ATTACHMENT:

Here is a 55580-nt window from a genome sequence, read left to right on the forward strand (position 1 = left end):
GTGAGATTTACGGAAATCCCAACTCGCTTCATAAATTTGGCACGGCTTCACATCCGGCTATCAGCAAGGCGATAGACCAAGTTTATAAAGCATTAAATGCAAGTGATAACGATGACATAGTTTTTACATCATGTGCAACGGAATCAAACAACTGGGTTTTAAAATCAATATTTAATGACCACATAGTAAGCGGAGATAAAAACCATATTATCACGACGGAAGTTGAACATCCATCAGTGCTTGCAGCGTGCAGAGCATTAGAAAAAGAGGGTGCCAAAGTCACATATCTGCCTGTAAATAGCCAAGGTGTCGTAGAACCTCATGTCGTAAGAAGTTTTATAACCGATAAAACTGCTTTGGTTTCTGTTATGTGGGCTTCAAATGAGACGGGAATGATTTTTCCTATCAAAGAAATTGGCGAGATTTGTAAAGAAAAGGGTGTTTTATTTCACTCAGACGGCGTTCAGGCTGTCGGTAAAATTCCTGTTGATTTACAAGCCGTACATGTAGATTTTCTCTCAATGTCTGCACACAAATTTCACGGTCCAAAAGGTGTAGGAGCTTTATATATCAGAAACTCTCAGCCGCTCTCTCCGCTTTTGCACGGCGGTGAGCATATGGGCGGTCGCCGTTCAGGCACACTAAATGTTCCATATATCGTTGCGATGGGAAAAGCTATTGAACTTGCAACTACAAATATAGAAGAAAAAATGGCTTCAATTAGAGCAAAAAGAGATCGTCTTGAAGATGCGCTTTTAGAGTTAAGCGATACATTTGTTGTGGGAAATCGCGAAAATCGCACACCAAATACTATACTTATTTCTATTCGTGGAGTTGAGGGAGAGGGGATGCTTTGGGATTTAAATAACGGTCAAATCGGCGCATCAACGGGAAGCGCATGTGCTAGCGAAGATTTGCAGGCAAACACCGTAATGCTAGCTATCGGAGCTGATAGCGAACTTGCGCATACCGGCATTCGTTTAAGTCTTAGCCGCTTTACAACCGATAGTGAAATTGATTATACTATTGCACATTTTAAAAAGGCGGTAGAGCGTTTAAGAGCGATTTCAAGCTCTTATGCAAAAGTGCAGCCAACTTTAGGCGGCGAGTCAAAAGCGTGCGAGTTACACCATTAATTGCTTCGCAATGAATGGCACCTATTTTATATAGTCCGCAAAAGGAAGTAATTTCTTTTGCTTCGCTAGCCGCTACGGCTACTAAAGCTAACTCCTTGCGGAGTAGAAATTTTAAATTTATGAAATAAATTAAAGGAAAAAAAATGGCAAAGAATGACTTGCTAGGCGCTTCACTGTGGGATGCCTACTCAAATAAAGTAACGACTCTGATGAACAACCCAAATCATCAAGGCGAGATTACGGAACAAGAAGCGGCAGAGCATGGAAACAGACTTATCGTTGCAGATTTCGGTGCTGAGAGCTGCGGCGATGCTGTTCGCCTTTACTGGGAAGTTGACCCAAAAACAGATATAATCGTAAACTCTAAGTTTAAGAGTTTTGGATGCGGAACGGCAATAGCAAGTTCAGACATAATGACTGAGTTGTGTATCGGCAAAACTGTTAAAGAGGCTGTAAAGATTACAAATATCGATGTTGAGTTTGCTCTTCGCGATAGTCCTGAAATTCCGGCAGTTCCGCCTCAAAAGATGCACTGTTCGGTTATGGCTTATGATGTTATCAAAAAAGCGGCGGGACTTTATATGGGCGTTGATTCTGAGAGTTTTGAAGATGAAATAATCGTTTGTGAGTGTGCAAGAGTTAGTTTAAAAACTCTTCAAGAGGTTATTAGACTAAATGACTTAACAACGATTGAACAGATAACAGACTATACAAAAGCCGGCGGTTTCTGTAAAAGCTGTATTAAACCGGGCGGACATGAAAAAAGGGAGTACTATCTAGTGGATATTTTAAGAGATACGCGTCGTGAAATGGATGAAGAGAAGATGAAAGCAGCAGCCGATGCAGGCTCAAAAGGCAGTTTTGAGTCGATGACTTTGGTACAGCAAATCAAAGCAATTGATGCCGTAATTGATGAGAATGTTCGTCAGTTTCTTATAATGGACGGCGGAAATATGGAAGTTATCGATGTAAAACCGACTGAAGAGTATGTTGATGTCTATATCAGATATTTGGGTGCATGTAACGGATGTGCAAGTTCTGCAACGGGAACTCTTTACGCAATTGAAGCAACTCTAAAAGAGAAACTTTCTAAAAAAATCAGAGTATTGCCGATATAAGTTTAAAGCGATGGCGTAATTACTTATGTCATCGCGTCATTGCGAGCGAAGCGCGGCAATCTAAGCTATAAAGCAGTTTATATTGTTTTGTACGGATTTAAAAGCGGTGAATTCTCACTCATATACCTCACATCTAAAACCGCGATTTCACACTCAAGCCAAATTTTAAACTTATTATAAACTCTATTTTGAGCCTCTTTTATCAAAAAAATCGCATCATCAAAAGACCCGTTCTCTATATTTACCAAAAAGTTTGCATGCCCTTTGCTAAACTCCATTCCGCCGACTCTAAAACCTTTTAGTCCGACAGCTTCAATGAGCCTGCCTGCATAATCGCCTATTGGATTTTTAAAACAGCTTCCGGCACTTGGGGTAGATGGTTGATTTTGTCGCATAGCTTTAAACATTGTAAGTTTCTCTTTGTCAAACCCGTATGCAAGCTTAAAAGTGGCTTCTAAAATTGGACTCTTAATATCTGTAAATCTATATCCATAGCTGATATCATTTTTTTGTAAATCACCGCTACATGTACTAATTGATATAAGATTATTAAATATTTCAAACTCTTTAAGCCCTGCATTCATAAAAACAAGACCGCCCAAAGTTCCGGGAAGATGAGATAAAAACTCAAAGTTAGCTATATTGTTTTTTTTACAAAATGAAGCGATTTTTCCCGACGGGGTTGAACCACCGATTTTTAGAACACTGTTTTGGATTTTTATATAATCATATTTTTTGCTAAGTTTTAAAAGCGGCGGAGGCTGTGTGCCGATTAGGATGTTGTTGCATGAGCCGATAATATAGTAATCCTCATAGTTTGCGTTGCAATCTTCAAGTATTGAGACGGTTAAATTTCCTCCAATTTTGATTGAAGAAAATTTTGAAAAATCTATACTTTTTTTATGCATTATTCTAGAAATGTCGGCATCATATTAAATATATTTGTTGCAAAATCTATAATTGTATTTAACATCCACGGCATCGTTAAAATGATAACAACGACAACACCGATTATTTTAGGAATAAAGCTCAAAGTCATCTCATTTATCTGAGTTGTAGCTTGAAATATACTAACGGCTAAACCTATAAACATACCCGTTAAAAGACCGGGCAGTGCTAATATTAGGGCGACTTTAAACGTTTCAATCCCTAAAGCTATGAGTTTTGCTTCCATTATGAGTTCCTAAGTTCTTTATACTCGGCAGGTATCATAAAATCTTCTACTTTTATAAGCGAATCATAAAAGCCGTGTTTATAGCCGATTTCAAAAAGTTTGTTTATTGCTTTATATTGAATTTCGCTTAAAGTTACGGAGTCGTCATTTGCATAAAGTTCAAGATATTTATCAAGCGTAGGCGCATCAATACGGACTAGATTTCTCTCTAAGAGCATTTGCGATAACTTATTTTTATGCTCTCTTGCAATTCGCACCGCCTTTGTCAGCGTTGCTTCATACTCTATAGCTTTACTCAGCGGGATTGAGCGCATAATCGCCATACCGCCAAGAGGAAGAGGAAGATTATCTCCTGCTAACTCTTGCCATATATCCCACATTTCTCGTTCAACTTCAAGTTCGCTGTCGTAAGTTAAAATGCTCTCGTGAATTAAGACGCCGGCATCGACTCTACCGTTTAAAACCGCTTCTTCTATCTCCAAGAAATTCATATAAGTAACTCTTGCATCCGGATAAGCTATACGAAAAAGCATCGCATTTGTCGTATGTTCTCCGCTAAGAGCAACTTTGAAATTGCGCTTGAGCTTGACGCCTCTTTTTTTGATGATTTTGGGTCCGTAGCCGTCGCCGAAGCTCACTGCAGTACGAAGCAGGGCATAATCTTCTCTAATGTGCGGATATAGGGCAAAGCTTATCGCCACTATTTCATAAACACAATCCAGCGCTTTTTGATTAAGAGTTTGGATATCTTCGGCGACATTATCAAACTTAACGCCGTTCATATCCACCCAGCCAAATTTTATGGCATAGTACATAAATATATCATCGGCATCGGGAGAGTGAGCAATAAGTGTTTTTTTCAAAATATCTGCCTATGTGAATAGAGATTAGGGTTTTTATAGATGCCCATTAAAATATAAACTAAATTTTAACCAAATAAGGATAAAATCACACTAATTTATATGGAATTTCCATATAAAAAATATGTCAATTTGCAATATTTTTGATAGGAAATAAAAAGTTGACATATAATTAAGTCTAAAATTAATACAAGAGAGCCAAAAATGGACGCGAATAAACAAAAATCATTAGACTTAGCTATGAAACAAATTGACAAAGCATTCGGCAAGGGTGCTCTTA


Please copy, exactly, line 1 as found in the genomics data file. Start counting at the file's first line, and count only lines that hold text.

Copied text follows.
Here is a 55580-nt window from a genome sequence, read left to right on the forward strand (position 1 = left end):